Purpose of review
We aim to illustrate the potential viability of MCTD as an underlying aetiology of Melkersson–Rosenthal syndrome. The case is probably the first description available in the literature of the Melkersson–Rosenthal as an early manifestation of mixed connective tissue disease.
The Melkersson–Rosenthal syndrome consists of a triad of recurrent lip and/or face swelling, fissured tongue, and intermittent facial palsy. Mixed connective tissue disease is a multisystemic disorder with overlapping features of systemic lupus erythematosus, scleroderma, and polymyositis, and is differentiated from them by a high titer of antibodies to ribonucleoprotein. The paper presents a case report of Melkersson–Rosenthal syndrome with an onset in childhood that derived from vasculitis that turned out to be an early manifestation of mixed connective tissue disease. We used MRI to evaluate patient’s brain structure and Immunoblot Ena Profil 1 test to test serum autoantibodies level. The patient has a typical for Melkersson–Rosenthal syndrome triad of symptoms: bilateral facial nerve palsy, lingua plicata and facial oedema. Both TC and MRI of the head show no changes as well as laboratory tests except Anti-SS-A (Anti-Ro) and Anti-RNP autoantibody serum level that was highly positive.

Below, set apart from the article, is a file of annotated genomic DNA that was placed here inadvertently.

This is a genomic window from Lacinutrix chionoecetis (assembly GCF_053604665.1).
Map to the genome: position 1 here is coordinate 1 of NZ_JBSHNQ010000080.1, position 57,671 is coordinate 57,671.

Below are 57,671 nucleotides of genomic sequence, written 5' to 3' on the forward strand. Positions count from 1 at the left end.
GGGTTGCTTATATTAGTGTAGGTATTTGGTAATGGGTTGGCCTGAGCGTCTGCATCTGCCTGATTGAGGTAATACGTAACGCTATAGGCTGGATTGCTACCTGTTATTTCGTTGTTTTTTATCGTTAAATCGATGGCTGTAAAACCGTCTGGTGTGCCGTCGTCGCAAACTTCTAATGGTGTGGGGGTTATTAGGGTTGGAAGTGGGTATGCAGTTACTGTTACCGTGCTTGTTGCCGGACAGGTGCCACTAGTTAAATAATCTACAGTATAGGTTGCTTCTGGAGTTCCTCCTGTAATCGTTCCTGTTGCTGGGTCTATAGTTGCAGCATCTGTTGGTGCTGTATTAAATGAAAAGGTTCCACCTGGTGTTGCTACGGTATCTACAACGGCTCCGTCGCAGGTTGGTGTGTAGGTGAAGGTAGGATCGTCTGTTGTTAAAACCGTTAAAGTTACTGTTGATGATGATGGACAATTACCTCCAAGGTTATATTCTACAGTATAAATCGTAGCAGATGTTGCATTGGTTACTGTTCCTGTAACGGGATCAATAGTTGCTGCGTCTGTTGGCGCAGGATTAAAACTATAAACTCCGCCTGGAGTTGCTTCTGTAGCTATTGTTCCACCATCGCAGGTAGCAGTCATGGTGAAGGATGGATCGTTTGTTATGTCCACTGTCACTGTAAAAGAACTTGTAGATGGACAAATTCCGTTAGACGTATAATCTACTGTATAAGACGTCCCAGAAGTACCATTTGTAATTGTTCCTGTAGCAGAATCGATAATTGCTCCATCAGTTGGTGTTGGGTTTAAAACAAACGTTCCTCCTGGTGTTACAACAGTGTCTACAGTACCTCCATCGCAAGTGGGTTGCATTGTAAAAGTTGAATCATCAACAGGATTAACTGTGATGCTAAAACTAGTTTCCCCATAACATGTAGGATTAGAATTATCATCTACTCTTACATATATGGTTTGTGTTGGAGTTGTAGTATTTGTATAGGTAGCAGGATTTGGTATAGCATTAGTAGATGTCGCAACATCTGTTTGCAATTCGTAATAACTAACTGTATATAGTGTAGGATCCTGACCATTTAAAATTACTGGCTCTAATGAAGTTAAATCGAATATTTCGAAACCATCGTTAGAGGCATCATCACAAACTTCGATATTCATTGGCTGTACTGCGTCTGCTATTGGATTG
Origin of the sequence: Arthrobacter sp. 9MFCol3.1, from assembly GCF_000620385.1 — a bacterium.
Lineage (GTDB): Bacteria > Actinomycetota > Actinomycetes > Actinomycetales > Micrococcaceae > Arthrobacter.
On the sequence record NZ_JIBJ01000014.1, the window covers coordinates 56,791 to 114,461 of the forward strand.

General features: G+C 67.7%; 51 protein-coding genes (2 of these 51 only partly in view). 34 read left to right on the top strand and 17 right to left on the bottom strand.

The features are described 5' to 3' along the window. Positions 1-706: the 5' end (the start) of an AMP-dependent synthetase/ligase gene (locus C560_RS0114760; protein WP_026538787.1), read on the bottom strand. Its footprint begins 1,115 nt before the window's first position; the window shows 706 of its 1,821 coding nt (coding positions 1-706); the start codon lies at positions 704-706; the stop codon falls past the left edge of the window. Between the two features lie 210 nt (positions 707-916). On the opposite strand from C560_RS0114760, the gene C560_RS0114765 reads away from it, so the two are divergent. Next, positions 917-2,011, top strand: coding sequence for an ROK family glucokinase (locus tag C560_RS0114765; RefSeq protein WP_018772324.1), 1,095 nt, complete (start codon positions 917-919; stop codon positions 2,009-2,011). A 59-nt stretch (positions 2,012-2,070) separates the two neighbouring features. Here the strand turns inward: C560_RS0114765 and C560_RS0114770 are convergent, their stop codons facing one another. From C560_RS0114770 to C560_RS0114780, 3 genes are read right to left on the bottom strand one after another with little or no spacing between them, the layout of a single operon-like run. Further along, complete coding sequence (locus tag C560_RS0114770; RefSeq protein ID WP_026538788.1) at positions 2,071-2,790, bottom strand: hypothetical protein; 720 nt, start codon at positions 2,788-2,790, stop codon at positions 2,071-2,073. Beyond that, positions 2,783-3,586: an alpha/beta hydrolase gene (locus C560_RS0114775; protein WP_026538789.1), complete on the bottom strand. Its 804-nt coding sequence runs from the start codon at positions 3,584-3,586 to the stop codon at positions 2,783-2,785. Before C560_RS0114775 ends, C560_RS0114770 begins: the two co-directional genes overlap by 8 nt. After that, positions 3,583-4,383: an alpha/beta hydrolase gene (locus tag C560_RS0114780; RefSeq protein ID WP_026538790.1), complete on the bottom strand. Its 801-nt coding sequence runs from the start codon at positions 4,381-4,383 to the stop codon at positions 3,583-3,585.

Neurological involvement of the MCTD usually includes, according to the frequency of the occurrence, trigeminal neuralgia, headaches, sensorineural hearing, cerebral haemorrhage, transverse myelitis, cauda equina syndrome, retinal vasculitis, progressive multifocal encephalopathy, and demyelinating neuropathy. For clinical practice it is important to remember that Melkersson–Rosenthal syndrome can also be the neurological manifestation of MCTD, especially when accompanied by other systemic symptoms.